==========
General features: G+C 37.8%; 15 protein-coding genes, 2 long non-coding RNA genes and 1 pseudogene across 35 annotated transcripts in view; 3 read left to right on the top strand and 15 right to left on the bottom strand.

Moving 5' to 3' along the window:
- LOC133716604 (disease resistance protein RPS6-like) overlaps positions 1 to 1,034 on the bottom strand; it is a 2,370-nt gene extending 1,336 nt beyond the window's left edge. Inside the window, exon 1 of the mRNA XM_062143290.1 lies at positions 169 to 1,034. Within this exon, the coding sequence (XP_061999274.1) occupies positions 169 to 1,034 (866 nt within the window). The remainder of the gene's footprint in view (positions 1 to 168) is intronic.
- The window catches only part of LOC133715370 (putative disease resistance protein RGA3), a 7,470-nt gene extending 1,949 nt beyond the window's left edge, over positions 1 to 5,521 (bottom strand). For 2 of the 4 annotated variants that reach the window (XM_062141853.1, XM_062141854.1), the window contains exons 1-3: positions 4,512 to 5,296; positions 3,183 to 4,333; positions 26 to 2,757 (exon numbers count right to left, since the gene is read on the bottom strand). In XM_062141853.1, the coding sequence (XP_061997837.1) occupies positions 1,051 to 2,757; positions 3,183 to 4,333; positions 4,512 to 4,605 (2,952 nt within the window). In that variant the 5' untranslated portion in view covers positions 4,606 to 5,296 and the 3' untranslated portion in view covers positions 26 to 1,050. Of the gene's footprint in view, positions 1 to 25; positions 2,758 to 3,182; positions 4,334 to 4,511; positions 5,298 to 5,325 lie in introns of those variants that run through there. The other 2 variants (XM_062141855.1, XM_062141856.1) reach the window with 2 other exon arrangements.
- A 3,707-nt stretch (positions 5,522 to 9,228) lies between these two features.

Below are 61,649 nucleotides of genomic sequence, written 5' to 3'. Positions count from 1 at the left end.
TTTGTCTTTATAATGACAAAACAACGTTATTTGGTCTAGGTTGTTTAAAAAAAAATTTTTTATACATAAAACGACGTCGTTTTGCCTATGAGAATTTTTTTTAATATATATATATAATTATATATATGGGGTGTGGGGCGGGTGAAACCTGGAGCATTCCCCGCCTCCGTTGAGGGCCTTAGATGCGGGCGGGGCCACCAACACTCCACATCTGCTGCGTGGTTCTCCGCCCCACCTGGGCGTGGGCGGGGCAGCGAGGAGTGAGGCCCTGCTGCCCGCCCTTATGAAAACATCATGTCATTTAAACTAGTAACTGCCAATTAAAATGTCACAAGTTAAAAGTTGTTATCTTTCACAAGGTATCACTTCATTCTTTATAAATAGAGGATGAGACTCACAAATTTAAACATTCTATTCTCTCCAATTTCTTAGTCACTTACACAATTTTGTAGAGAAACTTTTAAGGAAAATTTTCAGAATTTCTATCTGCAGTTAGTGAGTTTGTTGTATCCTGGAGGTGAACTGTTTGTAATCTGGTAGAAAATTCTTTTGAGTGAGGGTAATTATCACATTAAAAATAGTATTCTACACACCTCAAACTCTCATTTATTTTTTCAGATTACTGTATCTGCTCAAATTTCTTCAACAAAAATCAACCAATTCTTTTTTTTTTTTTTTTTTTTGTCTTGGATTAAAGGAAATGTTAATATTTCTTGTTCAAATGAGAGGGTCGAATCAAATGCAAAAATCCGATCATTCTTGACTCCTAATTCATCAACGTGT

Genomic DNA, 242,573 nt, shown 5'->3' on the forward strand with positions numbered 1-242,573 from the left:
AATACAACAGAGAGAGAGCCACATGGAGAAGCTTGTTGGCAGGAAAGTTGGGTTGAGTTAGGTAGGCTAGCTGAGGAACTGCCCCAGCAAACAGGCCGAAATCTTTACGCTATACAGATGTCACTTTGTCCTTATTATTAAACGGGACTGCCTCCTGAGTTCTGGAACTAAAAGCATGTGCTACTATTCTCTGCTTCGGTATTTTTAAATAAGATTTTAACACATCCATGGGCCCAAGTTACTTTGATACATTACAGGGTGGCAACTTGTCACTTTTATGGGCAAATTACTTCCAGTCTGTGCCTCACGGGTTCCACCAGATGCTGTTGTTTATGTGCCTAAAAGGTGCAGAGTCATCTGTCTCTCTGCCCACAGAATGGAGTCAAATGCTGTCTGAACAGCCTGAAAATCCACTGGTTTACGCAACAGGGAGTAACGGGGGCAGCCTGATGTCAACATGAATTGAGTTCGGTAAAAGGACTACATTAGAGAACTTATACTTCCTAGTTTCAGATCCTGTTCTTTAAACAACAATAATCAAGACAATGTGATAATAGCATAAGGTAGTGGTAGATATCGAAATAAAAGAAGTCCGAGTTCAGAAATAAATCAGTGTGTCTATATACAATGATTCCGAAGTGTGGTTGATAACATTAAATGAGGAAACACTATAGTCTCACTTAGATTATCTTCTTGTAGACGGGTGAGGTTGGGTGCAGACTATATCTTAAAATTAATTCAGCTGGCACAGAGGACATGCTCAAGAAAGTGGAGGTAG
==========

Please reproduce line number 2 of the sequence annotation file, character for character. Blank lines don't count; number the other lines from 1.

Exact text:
Moving 5' to 3' along the window: